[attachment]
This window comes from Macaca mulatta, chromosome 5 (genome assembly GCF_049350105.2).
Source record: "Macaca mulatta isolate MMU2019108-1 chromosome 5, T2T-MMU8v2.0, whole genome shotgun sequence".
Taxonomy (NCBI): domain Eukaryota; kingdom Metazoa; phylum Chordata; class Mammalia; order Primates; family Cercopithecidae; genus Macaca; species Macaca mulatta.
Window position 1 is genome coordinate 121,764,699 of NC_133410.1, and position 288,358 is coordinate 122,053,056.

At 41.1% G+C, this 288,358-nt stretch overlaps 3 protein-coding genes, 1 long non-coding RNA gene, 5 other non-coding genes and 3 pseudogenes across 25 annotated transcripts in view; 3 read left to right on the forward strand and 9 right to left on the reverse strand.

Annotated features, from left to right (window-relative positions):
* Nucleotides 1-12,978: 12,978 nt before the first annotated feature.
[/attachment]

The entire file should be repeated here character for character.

This window comes from Macaca mulatta, chromosome 5 (genome assembly GCF_049350105.2).
Source record: "Macaca mulatta isolate MMU2019108-1 chromosome 5, T2T-MMU8v2.0, whole genome shotgun sequence".
Taxonomy (NCBI): domain Eukaryota; kingdom Metazoa; phylum Chordata; class Mammalia; order Primates; family Cercopithecidae; genus Macaca; species Macaca mulatta.
Window position 1 is genome coordinate 121,764,699 of NC_133410.1, and position 288,358 is coordinate 122,053,056.

At 41.1% G+C, this 288,358-nt stretch overlaps 3 protein-coding genes, 1 long non-coding RNA gene, 5 other non-coding genes and 3 pseudogenes across 25 annotated transcripts in view; 3 read left to right on the forward strand and 9 right to left on the reverse strand.

Annotated features, from left to right (window-relative positions):
* Nucleotides 1-12,978: 12,978 nt before the first annotated feature.